For how long?

Now Stephane has belatedly responded that the MALU answer is the answer. WHICH Malu answer? Earlier this week, or today? When was this policy changed? To whom was it explained?

Please explain, during this emergency session on Syria. And please confirm receipt. Thank you.

But even five hours later, no response. Rather, as Inner City Press stood in the space bothering no one, DPI got UN Security to tell Inner City Press to unplug its computer and leave the space.

A former UN Correspondents Association president cut in and agreed, saying that space is for "off the record" communications, and talked about FUNCA.

  (Neither UNCA's 2013 president Pamela Falk of CBS, though faux Tweeting, nor her first vice president Lou Charbonneau of Reuters, who's spied for Dujarric and the UN, were anywhere to be seen at the stakeout on Wednesday, as media access was being reduced.  But both still bear command and direct responsibility, including for other UNCA Executive Board anonymous social media trolling.)

First, to be clear, it's not for DPI much less UNCA to tell journalists where to have on the record communications.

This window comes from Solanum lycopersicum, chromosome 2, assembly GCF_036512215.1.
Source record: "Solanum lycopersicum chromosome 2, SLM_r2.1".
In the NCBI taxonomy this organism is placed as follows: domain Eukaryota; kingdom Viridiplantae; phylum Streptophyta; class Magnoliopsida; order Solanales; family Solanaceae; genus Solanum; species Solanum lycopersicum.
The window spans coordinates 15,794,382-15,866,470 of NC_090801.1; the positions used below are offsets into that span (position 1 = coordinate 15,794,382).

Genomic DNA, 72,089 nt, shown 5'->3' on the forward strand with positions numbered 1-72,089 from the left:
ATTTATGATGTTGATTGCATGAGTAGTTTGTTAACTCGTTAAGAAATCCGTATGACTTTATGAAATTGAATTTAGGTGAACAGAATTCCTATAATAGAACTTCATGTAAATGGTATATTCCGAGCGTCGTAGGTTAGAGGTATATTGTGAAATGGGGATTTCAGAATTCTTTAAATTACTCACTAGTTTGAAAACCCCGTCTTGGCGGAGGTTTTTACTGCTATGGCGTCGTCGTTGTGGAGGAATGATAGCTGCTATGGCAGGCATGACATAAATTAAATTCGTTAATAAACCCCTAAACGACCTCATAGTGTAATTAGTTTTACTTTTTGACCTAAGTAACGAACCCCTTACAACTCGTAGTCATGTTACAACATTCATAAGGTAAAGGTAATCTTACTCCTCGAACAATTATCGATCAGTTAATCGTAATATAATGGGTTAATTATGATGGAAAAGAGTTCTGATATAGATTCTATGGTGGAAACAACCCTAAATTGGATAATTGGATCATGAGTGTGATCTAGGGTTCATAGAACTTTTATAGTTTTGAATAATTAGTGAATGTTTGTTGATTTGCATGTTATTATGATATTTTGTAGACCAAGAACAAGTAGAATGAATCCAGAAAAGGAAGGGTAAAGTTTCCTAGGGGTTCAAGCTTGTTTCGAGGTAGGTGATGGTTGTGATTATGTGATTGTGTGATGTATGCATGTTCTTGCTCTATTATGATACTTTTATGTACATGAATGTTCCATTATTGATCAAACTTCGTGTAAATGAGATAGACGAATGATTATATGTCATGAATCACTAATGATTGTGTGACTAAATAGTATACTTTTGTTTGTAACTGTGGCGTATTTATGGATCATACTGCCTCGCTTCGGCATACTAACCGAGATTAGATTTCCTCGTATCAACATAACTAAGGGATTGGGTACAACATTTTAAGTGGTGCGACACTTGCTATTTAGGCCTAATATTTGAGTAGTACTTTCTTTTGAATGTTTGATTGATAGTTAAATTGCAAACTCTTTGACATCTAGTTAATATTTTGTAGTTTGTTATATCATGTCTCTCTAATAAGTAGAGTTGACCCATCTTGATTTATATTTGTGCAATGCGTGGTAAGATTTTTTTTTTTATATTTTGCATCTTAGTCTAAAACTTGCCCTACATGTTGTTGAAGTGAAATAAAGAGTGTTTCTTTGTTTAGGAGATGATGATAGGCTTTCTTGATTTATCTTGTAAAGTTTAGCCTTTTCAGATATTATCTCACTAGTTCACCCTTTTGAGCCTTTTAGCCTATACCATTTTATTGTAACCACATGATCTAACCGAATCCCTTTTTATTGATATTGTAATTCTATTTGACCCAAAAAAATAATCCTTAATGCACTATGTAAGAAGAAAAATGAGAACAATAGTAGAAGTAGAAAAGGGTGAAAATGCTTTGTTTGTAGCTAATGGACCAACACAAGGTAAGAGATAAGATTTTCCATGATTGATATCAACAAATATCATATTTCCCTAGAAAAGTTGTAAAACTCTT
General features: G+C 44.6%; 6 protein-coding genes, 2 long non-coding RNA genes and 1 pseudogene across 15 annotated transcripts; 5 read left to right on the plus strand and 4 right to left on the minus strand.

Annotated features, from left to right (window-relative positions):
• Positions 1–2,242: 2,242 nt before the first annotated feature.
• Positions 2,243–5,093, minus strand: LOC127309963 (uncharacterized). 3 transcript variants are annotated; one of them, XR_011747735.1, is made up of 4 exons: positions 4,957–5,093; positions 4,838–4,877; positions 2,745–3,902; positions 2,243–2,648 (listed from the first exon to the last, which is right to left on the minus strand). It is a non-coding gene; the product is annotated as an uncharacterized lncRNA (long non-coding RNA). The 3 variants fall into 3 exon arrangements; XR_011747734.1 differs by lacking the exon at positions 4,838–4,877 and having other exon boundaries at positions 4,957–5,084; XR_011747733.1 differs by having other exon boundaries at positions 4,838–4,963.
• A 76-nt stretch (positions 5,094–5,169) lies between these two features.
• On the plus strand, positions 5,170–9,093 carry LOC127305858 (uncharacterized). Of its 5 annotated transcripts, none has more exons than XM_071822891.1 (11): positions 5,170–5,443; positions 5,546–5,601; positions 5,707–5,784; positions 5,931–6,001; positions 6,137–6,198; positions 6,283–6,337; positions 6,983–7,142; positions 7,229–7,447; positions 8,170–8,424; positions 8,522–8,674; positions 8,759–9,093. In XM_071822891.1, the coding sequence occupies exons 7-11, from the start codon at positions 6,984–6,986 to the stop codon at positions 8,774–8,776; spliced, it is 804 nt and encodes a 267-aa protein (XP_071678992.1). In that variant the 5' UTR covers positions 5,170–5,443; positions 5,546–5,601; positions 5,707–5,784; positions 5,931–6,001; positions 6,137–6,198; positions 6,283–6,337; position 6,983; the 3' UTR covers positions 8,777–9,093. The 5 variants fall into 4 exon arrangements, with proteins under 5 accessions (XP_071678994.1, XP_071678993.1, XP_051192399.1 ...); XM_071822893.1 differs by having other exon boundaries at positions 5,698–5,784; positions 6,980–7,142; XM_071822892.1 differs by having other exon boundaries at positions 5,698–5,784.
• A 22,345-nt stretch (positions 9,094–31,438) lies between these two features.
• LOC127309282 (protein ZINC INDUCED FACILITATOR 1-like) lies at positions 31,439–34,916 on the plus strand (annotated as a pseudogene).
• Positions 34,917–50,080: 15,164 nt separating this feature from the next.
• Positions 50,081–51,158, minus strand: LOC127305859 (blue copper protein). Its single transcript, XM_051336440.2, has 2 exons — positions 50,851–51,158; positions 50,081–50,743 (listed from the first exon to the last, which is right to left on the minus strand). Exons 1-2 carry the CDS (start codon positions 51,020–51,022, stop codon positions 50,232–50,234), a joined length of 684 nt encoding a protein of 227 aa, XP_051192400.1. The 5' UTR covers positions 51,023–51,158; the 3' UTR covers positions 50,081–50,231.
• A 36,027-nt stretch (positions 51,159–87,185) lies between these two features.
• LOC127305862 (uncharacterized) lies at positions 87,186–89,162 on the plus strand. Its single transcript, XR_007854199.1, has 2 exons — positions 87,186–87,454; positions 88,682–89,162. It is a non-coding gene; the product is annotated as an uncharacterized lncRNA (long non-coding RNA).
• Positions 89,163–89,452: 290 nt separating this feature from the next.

Second, it must be noted that DPI and UNCA, now its UN Confidentiality Alliance, in May 2013 proposed rules including that "On-the-record interviews should be conducted in front of the stakeout microphone. Correspondents must remain behind the steel fence."

FUNCA immediately submitted opposition and revisions, on this explaining that

"previously the Security Council stakeout had a table / workspace. The interim Security Council as well. We do not accept going backwards, or those who would agree to this. It is shocking that the drafters / negotiators of these rules, apparently including the UNCA Executive Committee (see below) would purport to dictate even what correspondents can post on the doors of their offices. Particularly since the UN, despite the recent history, has decided to gave UNCA a big office "clubhouse," it is distasteful to try to restrict the speech of others on fliers on their doors. Again, pardon the tone: FUNCA does not accept this.

"In fact, UNCA should not be a listed party to the UN's Media Access Guidelines. As you know, not all accredited correspondents are members of UNCA; far from it. Particular given the references / threats to suspension or withdrawal of accreditation for violation of the Guidelines, UNCA should not be a party. The attempt to limit access to the Delegates' Lounge to resident correspondents is not acceptable. It is not for these rules to dictate where on the record interviews take place - it is for the journalist and the subject (hence the deletion)."

  And while many anti free press UNCA proposals remained in the final rule, this totally indefensible one about where on the record interviews may be conducted was removed. That the former UNCA president repeated the argument is telling. And there is more to be told: watch this site.